At War With Disease

Modern medicine’s ongoing combat with symptoms
December 10, 2013 Updated: December 10, 2013

Modern medicine excels in the management of medical emergencies, certain bacterial infections, trauma care, and heroically complex surgical techniques.

However, doctors are finding themselves hugely challenged by the myriad new and chronic illnesses presently filling our hospitals and clinics. And their training gives them little recourse but to offer drugs to manage these diseases.

Modern Medicine: Origin and Philosophy

The roots of modern medicine are drug- and surgery-based medical procedures that can be traced back to the time of Rene Descartes (1596–1650), the famous scientist and philosopher characterized by his rationalistic, dualistic worldview. His ideas led to the separation of the “mind” from the “body.”

In the middle of the 19th century, the discovery of disease-causing microbes further added to the bedrock of modern medical theory. At that time, there were two opposing theories concerning the cause of disease.

One theory held that infecting microbes known as germs (bacteria, viruses, and fungi) caused illness. The other maintained that such microbes only became infectious if conditions inside the body were right for them, when there were imbalances in various body systems.

According to the latter theory, keeping the body’s internal environment healthy is the key to ensuring that such microbes do not result in infection, and thus illness. However the in the end, the germ theory of disease, which was advocated by Louis Pasteur (1822–1895), became dominant.

The germ theory heralded the birth of modern medicine, with its emphasis on the infectious cause of disease rather than on the creation and maintenance of physiological harmony and balance. This birth was followed by the discovery of antibacterial drugs (antibiotics) such as penicillin and sulfa drugs.

However, the more medical science embraced the germ theory of disease, the more it focused on treating specific aspects of illness. Eliminating symptoms and modifying external factors superseded the individual’s role in his or her own health.

“Most over-the-counter and almost all prescribed drug treatments merely mask symptoms, control health problems, or in some way alter the way organs or systems work.

“Drugs almost never deal with the reasons why these problems exist, while they frequently create new health problems as side effects of their activities,” wrote Dr. John R. Lee, M.D. (1929–2003), internationally acknowledged pioneer and expert on the subject of hormone replacement therapy for women.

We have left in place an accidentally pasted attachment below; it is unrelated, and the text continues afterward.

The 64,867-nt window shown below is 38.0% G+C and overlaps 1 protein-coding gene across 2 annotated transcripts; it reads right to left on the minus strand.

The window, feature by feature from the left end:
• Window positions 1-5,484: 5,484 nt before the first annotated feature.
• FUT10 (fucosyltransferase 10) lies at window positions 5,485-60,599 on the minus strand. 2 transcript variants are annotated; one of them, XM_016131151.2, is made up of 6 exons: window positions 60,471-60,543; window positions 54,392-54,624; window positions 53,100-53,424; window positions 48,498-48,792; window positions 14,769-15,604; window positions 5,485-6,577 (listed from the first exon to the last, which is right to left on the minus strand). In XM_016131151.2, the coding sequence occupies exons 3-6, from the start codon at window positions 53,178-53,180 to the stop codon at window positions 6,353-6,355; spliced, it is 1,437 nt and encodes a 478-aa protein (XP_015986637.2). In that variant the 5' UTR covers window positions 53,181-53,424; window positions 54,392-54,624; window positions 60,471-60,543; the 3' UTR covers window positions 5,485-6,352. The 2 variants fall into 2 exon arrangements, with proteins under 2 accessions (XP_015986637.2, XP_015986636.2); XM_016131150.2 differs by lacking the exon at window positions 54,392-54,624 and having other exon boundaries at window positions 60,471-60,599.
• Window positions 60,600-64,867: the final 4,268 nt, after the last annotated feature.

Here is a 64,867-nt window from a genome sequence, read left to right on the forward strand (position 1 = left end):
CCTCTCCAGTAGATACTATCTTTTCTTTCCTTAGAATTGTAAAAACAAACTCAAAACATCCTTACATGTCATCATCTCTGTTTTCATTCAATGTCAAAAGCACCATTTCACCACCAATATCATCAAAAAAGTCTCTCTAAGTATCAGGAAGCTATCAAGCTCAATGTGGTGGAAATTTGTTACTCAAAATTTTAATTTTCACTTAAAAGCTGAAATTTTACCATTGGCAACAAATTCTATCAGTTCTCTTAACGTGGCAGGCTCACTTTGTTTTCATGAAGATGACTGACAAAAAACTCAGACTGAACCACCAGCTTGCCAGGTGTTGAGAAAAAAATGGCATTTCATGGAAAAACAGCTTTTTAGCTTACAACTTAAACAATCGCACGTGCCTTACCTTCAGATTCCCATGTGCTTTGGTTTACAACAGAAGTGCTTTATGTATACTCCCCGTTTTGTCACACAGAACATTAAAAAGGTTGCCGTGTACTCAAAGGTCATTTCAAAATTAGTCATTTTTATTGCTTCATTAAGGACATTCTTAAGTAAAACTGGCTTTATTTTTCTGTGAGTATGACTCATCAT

“Lost in this approach is the concept of repairing the imbalances that allow the illnesses to occur in the first place. Medical science has become one-sided in its focus, increasingly losing sight of the whole person in its attempt to treat the body’s individual parts.”

“If we think of the body as a house, we see that problems lie in the gaps and breakdowns that occur in the foundation, allowing various pests to make their way inside. The contemporary physician addresses this problem by selling you poisons or traps to kill or catch the pests. But this still doesn’t prevent other undesirables from coming in through the gaps in the future.

“How much better it would be for your physician to learn where the holes are and help you to repair them, while teaching you how to prevent them from occurring again,” Lee wrote.

German physician and chemist Samuel Hahnemann (1755–1843), recognized the limitations of such a symptom-based approach to medicine, as well as its potential to cause harm to patients. He coined the term allopathy (meaning “other suffering”) to describe what, in his view, was a misguided and inadequate method of disease care and prevention.

Challenges in Modern Medicine

Physicians are confronted daily with patients suffering from illnesses for which modern medicine offers mostly superficial treatment of symptoms. However, the magic of antibiotics is vanishing as a host of resistant infections emerge. Moreover, growing numbers of people lack vitality and suffer from a host of complaints that are difficult for the medical community to define.

Most adults and many children today suffer from symptoms of allergies, headaches, lack of energy, excessive fatigue, and various digestive and respiratory disorders, along with a variety of emotional states, including depression, mood swings, and anxiety.

The thrust of modern medicine can be described by the metaphor of war. Disease is considered an invasion by an enemy, and treatment aims to develop “magic bullets” in the form of drugs and vaccines to eliminate that enemy. When silver bullets can’t be found, modern medicine resorts to massacres in the form of cell-killing radiation treatments and chemical medications (such as chemotherapy).

Like the bullets of foot soldiers fighting on the front lines to win battles, modern medicine does save and prolong many lives. However, the quality of the lives saved may not be much better than the quality of life of those living in a war zone, given the multitude of drug side effects.

In order to create lasting peace, nations need diplomats and social leaders who can mediate and change the way people act and see the world. In medicine, alternative medical doctors are these diplomats and social leaders—less equipped to win a gun battle but often much more capable of preventing or truly reconciling conflicts between cells, chemicals, and tissues.

This is Part 1 of a two-part series.

Sammy Li holds an M.D. and Ph.D. from Beijing University. She lives in Switzerland and works as a medical and scientific expert at an international medical research and development company.

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